~ Will Schwalbe, Books for a Living


And after being prompted by several friends to share what I am reading, here’s my current list:

  1. Books for Living, by Will Schwalbe
  2. A Slight Exaggeration: Essays by Adam Zagajewski
  3. Autumn by Karl Ove Knausgaard
  4. If There is Something to Desire: One Hundred Poems by Vera Pavlova

And yours?


Photo: (via nini-poppins)

Sunday Morning

L7matrix

It’s enough just to listen to music, to keep asking questions for which there are no answers, to remember paintings seen in a museum, to note the earth’s quiet at dusk, birds’ voices in May, to shiver at the thought that they’re alive, that the gleam of each new dawn is an endless promise.

~ Adam Zagajewski, Slight Exaggeration: An Essay (April 4, 2017)


Notes:

Elle est bonne

On the Mediterranean beaches of France, in summer, you hear one cry repeated endlessly: Elle est bonne. That is, It’s good. Meaning the seawater. Cautious, modern inhabitants of cities thus assure one another that it’s safe to go in the water, they won’t be stunned by its arctic cold. But in its essence this cry affirms the world, nature. Elle est bonne.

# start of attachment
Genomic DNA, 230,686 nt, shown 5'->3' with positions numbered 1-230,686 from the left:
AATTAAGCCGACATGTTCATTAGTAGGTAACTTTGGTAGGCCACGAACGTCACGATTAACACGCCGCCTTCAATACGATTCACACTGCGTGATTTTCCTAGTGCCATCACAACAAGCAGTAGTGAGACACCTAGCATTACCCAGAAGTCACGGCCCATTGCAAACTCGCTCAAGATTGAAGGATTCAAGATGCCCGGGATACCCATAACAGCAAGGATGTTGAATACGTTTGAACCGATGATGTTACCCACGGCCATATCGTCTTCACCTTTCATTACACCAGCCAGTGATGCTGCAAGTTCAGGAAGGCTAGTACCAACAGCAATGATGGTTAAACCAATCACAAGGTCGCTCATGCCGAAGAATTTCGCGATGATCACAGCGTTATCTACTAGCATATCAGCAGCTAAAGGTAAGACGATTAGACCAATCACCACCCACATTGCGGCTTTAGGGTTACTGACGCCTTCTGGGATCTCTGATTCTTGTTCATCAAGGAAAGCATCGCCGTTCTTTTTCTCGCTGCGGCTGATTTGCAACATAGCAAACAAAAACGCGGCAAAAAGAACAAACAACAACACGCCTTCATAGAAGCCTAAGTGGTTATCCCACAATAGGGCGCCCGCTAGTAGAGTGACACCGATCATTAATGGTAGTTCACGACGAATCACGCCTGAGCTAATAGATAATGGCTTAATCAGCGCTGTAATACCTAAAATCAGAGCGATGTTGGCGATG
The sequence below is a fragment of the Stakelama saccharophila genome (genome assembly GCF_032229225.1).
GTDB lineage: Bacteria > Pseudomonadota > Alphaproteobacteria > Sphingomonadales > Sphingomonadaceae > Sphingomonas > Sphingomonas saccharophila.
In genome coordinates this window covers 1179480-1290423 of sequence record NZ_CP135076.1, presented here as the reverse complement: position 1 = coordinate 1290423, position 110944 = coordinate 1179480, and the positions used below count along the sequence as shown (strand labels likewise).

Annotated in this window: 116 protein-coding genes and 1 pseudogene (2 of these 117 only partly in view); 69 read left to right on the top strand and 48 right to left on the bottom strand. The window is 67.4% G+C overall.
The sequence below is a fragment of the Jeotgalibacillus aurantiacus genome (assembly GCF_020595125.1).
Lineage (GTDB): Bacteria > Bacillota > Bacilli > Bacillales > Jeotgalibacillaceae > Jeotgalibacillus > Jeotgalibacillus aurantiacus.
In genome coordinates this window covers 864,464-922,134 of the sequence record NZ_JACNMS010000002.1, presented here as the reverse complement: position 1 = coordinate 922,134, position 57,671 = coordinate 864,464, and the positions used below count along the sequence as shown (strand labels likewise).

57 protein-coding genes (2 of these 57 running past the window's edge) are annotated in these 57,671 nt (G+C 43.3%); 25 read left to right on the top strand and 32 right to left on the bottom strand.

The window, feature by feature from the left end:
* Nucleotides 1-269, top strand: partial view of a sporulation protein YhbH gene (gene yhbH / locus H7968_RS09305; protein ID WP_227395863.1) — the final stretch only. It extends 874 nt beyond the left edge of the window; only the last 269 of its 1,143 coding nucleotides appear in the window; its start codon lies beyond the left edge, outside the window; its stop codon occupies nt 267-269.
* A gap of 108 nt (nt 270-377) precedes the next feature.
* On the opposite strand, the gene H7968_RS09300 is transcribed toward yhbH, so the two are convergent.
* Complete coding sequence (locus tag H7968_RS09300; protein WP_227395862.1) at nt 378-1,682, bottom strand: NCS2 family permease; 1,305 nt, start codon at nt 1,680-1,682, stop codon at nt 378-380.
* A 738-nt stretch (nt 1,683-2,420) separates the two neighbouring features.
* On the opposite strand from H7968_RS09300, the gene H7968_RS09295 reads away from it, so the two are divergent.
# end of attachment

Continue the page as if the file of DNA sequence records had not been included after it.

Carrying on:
~ Adam Zagajewski, Slight Exaggeration: An Essay (April 4, 2017)


Photo: South of France via Oliver’s Travels. Related Posts: Adam Zagajewski

 

How to describe the way these two waves of reality, the world and dreams, meet, do battle

Gosia-janik

How to describe the way these two waves of reality, the world and dreams, meet, do battle, fail to reach agreement, conclude short-lived treaties that are immediately broken, how at dawn they stare at one another incomprehendingly, begin to build bridges again by evening, and then once more turn furiously upon each other, with a passion mixing love and hate, and afterward, drift to sleep by the side of a highway leading nowhere, on an embankment where weeds grow with their heady scent.

~ Adam Zagajewski, Slight Exaggeration: An Essay (April 4, 2017)


Notes:

And I could never understand how these two forces, the light element of music and history’s heavy breath, coexisted.